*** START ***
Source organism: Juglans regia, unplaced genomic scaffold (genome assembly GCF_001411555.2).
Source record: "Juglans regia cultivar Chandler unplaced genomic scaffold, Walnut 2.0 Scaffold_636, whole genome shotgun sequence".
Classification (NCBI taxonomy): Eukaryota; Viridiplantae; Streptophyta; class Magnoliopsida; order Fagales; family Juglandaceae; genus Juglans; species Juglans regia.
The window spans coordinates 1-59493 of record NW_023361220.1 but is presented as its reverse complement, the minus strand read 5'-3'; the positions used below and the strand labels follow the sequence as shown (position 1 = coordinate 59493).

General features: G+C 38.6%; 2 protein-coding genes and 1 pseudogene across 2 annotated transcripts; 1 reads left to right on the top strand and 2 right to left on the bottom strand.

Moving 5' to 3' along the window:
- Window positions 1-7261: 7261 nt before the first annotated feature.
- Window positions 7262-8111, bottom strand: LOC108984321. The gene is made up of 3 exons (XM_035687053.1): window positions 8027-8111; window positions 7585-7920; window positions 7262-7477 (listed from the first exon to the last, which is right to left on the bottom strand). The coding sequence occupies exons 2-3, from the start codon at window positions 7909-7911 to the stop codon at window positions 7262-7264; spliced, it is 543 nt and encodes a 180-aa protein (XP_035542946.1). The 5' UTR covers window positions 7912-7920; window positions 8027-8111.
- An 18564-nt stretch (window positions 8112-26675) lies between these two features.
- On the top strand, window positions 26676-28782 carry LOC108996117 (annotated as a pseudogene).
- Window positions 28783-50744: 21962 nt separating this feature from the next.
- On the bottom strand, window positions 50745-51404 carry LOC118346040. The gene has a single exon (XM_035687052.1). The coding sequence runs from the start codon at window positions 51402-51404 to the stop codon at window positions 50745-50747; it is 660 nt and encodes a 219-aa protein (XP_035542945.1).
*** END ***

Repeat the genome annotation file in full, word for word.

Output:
Source organism: Juglans regia, unplaced genomic scaffold (genome assembly GCF_001411555.2).
Source record: "Juglans regia cultivar Chandler unplaced genomic scaffold, Walnut 2.0 Scaffold_636, whole genome shotgun sequence".
Classification (NCBI taxonomy): Eukaryota; Viridiplantae; Streptophyta; class Magnoliopsida; order Fagales; family Juglandaceae; genus Juglans; species Juglans regia.
The window spans coordinates 1-59493 of record NW_023361220.1 but is presented as its reverse complement, the minus strand read 5'-3'; the positions used below and the strand labels follow the sequence as shown (position 1 = coordinate 59493).

General features: G+C 38.6%; 2 protein-coding genes and 1 pseudogene across 2 annotated transcripts; 1 reads left to right on the top strand and 2 right to left on the bottom strand.

Moving 5' to 3' along the window:
- Window positions 1-7261: 7261 nt before the first annotated feature.
- Window positions 7262-8111, bottom strand: LOC108984321. The gene is made up of 3 exons (XM_035687053.1): window positions 8027-8111; window positions 7585-7920; window positions 7262-7477 (listed from the first exon to the last, which is right to left on the bottom strand). The coding sequence occupies exons 2-3, from the start codon at window positions 7909-7911 to the stop codon at window positions 7262-7264; spliced, it is 543 nt and encodes a 180-aa protein (XP_035542946.1). The 5' UTR covers window positions 7912-7920; window positions 8027-8111.
- An 18564-nt stretch (window positions 8112-26675) lies between these two features.
- On the top strand, window positions 26676-28782 carry LOC108996117 (annotated as a pseudogene).
- Window positions 28783-50744: 21962 nt separating this feature from the next.
- On the bottom strand, window positions 50745-51404 carry LOC118346040. The gene has a single exon (XM_035687052.1). The coding sequence runs from the start codon at window positions 51402-51404 to the stop codon at window positions 50745-50747; it is 660 nt and encodes a 219-aa protein (XP_035542945.1).